In addition to his previous conviction for attacking police, he was also known to the force for other criminality including theft and violence.
The French government pulled out all the stops to protect Sunday's vote as the attack deepened France's political divide.
Speaking Friday on RTL radio, Macron said: "What our attackers want is death, symbolism, to sow panic (and) to disturb a democratic process, which is the presidential election".
"Barbarity and cowardice struck Paris last night", the prime minister said, appealing for national unity and for people "not to succumb to fear".
The attacker, identified as French national Karim Cheurfi, was later killed by police during the Thursday night shootout, the Guardian reported.
On Thursday night, the attacker stepped out from a auto with an automatic rifle and opened fire on a police van outside a Marks & Spencer store on the Champs Élysées in central Paris.
The gunman, who was shot dead by police, had a long criminal record, a source close to the investigation told CNN. Cheurfi's identity was confirmed from his fingerprints. He had been arrested in February on suspicion of plotting to kill police officers but released for lack of evidence. Its president, Mickael Bucheron, told AP the slain officer would have celebrated his 38th birthday at the beginning of May.
Two other officers were seriously wounded in the attack in the popular tourist area in central Paris.
"This concert's to celebrate life". The Islamic State group claims responsibility for the attack carried out by a jihadist with a prior terrorist conviction.
ISIS has claimed credit for the attack. The people of France will not take much more of this. Delivery trucks did their early morning rounds.
Le Pen, who has campaigned on an anti-European Union, anti-immigration platform, was the only major French candidate who backed Republican Trump in the November 8 USA presidential election. Sunday's round of voting will be followed by a second-round runoff on May 7 between the top two candidates.
The attack brought back the recurrent campaign theme of France's fight against Islamic extremism, one of the mainstays of the anti-immigration platform of far-right leader Marine Le Pen and also, to a lesser extent, of Fillon.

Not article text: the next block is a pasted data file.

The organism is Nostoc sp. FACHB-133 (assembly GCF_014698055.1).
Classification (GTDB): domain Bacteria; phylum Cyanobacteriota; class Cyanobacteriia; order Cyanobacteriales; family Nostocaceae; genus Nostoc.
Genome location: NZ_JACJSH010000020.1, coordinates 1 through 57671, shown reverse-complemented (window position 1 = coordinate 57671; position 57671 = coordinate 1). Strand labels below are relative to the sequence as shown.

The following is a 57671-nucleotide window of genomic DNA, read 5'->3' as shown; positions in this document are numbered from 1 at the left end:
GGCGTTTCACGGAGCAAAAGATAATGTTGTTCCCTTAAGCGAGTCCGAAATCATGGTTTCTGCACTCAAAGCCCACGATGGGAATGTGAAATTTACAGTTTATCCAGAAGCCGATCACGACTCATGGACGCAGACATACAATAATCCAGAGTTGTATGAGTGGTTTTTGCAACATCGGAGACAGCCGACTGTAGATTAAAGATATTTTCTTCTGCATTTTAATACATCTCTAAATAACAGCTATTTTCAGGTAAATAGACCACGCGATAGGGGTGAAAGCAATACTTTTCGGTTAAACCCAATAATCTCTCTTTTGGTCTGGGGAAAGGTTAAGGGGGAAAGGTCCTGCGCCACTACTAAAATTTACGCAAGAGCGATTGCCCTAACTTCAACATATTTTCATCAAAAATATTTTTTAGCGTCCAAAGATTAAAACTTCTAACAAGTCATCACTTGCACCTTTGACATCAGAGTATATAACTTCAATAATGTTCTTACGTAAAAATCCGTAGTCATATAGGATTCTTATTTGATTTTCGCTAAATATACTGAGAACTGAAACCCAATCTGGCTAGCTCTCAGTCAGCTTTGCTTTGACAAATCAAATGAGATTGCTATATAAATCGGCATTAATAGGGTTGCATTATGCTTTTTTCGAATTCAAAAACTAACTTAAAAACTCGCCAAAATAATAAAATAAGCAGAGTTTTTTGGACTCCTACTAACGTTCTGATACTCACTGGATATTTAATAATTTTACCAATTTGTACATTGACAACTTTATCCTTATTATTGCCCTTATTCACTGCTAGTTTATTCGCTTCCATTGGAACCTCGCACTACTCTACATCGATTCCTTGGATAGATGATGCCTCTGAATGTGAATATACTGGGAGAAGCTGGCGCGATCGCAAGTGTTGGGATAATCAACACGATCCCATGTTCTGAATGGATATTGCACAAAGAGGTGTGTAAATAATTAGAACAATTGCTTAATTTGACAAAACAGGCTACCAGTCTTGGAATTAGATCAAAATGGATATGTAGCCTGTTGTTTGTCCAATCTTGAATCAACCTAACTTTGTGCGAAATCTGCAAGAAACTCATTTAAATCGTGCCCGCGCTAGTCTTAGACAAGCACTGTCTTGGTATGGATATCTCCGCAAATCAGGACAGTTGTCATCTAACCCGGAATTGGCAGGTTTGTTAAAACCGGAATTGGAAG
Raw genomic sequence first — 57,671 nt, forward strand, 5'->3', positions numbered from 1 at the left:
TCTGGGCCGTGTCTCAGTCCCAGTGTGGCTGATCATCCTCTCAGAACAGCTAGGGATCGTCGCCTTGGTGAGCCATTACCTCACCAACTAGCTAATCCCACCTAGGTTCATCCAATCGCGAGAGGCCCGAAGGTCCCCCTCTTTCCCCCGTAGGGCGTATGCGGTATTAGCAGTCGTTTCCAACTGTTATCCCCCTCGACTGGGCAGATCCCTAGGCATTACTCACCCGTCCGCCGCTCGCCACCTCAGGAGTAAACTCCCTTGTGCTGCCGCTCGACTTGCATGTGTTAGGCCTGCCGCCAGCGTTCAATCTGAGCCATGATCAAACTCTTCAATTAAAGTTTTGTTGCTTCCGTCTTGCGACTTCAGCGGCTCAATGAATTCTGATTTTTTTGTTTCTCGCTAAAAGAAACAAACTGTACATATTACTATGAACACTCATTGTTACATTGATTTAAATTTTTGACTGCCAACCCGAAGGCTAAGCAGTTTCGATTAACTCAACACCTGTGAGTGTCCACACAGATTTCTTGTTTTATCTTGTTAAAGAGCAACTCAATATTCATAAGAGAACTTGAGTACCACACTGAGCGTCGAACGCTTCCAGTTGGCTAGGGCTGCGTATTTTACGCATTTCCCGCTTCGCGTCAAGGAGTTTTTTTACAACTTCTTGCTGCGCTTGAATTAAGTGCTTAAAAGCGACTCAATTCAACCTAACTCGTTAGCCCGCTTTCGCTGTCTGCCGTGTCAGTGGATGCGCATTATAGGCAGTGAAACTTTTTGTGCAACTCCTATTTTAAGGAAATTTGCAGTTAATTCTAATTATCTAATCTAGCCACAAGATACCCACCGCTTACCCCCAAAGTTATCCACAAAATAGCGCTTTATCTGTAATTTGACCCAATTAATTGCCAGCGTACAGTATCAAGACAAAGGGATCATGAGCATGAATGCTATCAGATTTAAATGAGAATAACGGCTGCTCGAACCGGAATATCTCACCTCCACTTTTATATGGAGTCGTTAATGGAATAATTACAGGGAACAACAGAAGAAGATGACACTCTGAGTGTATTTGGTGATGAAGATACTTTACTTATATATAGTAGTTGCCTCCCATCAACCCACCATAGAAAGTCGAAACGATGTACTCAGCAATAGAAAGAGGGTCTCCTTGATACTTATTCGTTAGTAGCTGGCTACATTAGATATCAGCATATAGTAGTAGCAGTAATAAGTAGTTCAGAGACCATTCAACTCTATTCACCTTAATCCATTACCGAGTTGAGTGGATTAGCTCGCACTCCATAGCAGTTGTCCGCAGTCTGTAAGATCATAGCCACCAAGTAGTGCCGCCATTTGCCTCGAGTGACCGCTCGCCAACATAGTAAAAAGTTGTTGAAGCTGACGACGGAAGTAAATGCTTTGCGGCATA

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Macron, a former economy minister in the government that Le Pen has criticised repeatedly for its security record, said the solutions were not as simple as she suggested. Cazeneuve, the Socialist prime minister, accused the National Front leader of seeking to make political hay from the assault.
At a televised news conference Friday, Le Pen called for the closure of all Islamist mosques in France, the expulsion of hate preachers and the reinstatement of French borders.
He said: "She seems to be deliberately forgetting everything that has been done over five years to make people forget that she opposed everything, without ever proposing anything serious or credible".
With some voters doubtful whether the 39-year-old former banker is experienced enough to be head of state, Macron appealed for cool heads.
Conservative contender Francois Fillon, who has campaigned against "Islamic totalitarianism", said on France 2 television that he was canceling his planned campaign stops Friday.
"She won't be able to protect our citizens", Macron said. He added that there was nothing in the shooting investigation linking immigration to the incident.
The attacker emerged from a auto and used an automatic weapon to shoot at officers outside a Marks & Spencer's department store at the center of the Champs-Elysees.
German Chancellor Angela Merkel said her sympathy "goes out to the victims and their families", according to her spokesman Steffen Seibert.
The attack appeared to fit a spreading pattern of European extremists targeting security forces and symbols of state to discredit, take vengeance or destabilize society.
An assault on a soldier in February at the Paris Louvre museum by a man wielding a machete also had no obvious impact on this year's opinion polls, which have consistently said that voters see unemployment and trustworthiness of politicians as bigger issues.
He said more than 50,000 police and gendarmes and 7,000 soldiers would be on duty for Sunday's first-round vote in the two-stage election, and nothing could be allowed to "hamper this democratic moment".